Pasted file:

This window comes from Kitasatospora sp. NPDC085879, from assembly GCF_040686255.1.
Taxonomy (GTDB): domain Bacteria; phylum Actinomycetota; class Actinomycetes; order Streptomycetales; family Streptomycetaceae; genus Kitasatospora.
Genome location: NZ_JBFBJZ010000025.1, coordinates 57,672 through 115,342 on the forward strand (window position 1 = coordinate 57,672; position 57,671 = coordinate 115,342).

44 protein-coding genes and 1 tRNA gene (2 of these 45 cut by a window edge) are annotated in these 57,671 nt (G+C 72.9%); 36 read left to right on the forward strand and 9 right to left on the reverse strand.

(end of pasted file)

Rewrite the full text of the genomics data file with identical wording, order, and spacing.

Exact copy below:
This window comes from Kitasatospora sp. NPDC085879, from assembly GCF_040686255.1.
Taxonomy (GTDB): domain Bacteria; phylum Actinomycetota; class Actinomycetes; order Streptomycetales; family Streptomycetaceae; genus Kitasatospora.
Genome location: NZ_JBFBJZ010000025.1, coordinates 57,672 through 115,342 on the forward strand (window position 1 = coordinate 57,672; position 57,671 = coordinate 115,342).

44 protein-coding genes and 1 tRNA gene (2 of these 45 cut by a window edge) are annotated in these 57,671 nt (G+C 72.9%); 36 read left to right on the forward strand and 9 right to left on the reverse strand.